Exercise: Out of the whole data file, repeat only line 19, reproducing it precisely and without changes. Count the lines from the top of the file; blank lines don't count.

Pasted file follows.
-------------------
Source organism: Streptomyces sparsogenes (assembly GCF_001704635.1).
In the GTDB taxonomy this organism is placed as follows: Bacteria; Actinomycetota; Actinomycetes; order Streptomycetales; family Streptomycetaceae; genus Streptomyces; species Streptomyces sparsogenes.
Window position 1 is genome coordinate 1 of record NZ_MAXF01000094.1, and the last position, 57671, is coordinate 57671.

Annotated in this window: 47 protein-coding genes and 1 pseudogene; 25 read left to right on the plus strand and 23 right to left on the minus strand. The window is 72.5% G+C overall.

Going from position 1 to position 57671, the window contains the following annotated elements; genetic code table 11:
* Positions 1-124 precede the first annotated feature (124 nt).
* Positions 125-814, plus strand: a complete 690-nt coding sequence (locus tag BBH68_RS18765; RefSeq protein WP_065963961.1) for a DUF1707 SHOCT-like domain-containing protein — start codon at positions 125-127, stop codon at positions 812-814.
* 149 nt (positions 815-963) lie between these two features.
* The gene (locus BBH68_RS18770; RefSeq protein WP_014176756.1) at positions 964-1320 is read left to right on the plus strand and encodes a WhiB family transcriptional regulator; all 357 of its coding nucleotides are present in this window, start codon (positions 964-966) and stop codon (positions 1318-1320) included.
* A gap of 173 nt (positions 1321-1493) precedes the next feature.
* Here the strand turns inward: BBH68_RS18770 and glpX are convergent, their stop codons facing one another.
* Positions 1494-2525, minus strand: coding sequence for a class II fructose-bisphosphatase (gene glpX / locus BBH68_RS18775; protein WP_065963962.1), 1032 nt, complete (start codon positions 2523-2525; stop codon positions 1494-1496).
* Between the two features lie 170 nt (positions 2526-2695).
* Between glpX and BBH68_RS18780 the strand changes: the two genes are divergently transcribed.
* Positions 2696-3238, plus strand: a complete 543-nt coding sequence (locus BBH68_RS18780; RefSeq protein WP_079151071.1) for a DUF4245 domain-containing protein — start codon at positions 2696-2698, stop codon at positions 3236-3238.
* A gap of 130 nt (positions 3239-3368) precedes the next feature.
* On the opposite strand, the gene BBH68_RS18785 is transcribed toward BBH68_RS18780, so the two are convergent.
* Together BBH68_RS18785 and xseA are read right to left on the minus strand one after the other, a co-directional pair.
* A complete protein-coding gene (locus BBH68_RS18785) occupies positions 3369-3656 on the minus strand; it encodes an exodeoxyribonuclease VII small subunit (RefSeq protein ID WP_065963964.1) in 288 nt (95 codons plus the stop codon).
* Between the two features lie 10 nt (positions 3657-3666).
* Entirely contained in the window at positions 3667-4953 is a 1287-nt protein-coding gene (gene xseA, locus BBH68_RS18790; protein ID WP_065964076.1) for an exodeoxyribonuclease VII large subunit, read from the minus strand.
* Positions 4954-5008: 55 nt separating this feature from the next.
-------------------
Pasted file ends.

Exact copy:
* A complete protein-coding gene (locus BBH68_RS18785) occupies positions 3369-3656 on the minus strand; it encodes an exodeoxyribonuclease VII small subunit (RefSeq protein ID WP_065963964.1) in 288 nt (95 codons plus the stop codon).